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It is my understanding that strong name signing an assembly uses some kind of hash of the assembly contents, and signs it so that if the assembly is changed after the signing then it shouldn't work anymore. However I just created a small utility to add extra win32 resources to an app after its built, and as far as I can tell it doesn't cause the strong name signed assembly to stop functioning at all.

I created a small test app, which just outputs its assembly name, strong name signed it and then added extra icons to it. Below is the program:

class Program
    static void Main(string[] args)
        Console.WriteLine("My name is " + Assembly.GetExecutingAssembly().GetName());

After I modify the assembly I can still run it, and it prints out its assembly name with my public key token with no problems:

My name is TestApp, Version=, Culture=neutral, PublicKeyToken=cd4a03be895200fa

Now, my question is, does the strong name signing only check some parts of the assembly, i.e. does it not hash the win32 resources, or am I completely misunderstanding how strong name signing works? If my assembly has been changed after signing, shouldn't it stop working?

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1 Answer 1

A strong name consists of the assembly's identity—its simple text name, version number, and culture information (if provided)—plus a public key and a digital signature. It is generated from an assembly file (the file that contains the assembly manifest, which in turn contains the names and hashes of all the files that make up the assembly), using the corresponding private key.

From Strong Named Assemblies documentation

So if you sign your assembly with the same key and if you don't change its name, version number and culture it will be loaded without any problems.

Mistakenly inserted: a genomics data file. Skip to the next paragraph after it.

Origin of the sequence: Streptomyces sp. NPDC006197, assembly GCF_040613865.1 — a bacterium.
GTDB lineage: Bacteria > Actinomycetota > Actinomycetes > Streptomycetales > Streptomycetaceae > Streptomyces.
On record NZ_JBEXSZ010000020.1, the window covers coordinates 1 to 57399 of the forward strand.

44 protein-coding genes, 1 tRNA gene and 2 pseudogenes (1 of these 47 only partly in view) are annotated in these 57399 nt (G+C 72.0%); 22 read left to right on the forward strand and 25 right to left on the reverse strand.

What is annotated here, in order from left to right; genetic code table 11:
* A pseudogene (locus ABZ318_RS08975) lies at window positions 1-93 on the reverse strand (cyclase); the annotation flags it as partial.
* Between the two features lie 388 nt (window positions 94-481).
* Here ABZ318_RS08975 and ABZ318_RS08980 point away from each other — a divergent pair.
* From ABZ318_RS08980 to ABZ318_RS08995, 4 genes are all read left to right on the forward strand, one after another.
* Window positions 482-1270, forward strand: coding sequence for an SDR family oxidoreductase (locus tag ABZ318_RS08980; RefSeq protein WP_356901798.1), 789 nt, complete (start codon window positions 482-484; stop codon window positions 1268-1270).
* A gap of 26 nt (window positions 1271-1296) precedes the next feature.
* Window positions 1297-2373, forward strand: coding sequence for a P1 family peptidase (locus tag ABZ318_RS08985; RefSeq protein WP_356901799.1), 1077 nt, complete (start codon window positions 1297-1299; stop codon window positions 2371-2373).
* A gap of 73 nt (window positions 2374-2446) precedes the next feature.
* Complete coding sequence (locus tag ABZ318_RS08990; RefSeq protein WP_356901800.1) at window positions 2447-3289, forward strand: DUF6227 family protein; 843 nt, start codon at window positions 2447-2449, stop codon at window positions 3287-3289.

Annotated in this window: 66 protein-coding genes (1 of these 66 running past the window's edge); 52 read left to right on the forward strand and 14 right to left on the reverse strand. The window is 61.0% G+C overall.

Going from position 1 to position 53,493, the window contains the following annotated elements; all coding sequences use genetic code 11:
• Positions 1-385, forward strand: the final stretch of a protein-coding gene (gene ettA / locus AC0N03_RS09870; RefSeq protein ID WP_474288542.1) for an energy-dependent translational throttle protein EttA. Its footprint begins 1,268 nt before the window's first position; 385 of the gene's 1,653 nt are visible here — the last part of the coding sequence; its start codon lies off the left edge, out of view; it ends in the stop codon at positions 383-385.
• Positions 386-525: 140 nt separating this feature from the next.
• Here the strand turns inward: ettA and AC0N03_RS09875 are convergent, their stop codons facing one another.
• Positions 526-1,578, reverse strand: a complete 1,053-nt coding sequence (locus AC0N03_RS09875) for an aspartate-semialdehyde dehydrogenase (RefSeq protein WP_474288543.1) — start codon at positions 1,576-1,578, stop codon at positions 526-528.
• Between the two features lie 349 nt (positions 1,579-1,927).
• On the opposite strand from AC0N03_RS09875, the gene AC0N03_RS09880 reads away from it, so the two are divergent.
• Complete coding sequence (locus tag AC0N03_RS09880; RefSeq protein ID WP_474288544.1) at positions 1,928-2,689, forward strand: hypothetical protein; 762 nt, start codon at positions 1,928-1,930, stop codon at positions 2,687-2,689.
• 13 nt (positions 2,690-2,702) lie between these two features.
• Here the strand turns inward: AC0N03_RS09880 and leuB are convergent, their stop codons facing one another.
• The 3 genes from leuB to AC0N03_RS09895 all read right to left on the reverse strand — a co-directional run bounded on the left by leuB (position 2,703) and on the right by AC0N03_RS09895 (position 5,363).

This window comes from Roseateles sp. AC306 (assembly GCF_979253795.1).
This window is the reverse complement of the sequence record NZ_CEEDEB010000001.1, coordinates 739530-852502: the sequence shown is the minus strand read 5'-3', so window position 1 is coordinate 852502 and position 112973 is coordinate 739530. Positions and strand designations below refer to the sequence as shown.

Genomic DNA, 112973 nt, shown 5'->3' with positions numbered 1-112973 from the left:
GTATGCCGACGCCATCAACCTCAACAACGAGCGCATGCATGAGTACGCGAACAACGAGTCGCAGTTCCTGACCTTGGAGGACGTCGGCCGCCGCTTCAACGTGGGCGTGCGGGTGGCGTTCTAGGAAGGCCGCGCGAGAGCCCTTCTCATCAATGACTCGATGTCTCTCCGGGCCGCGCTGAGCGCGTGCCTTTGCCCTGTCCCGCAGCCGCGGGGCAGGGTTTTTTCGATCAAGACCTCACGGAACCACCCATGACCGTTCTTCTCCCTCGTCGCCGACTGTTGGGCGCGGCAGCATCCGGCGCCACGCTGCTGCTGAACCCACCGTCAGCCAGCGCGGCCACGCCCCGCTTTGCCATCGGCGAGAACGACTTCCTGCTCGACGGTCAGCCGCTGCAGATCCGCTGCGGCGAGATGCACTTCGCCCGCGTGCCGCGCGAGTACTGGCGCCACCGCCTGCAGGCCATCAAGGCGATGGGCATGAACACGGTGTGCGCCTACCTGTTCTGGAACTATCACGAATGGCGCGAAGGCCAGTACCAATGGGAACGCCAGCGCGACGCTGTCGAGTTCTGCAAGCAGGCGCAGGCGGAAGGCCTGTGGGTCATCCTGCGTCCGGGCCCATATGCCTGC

Hashes are used to prevent the assembly file from being modified, so if you modify a compiled dll (using, let's say, HEX editor) it won't be loaded (as hash will not match). But as soon as hashes match and the assembly has a correct signature - it has a green light.

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But does the digital signature not include the hashes of win32 resources? Because it seems that it's perfectly fine to modify them after the assembly has been signed and it still works without problems. What is the expected behaviour of a signed assembly if it's modified? Should it be able to be started? – Einar Egilsson Feb 10 '12 at 7:56
@EinarEgilsson, what happens if you try to install this executable assembly to GAC? – Lex Li Feb 10 '12 at 8:39
@LexLi Ah, ok, there I got the error "Strong name signature could not be verified". So modifying the resources does destroy the strong name signature. Interesting that the .exe can still be run, I would have thought it should fail! – Einar Egilsson Feb 10 '12 at 8:59
A simple test can tell the truth :) GAC as a secure store for trusted assemblies performs strong named verification when you try to add assemblies, but Windows does not perform the same verification when you try to execute the executable. Authenticode is a stronger validation system than strong named if you want to explore, – Lex Li Feb 10 '12 at 9:44

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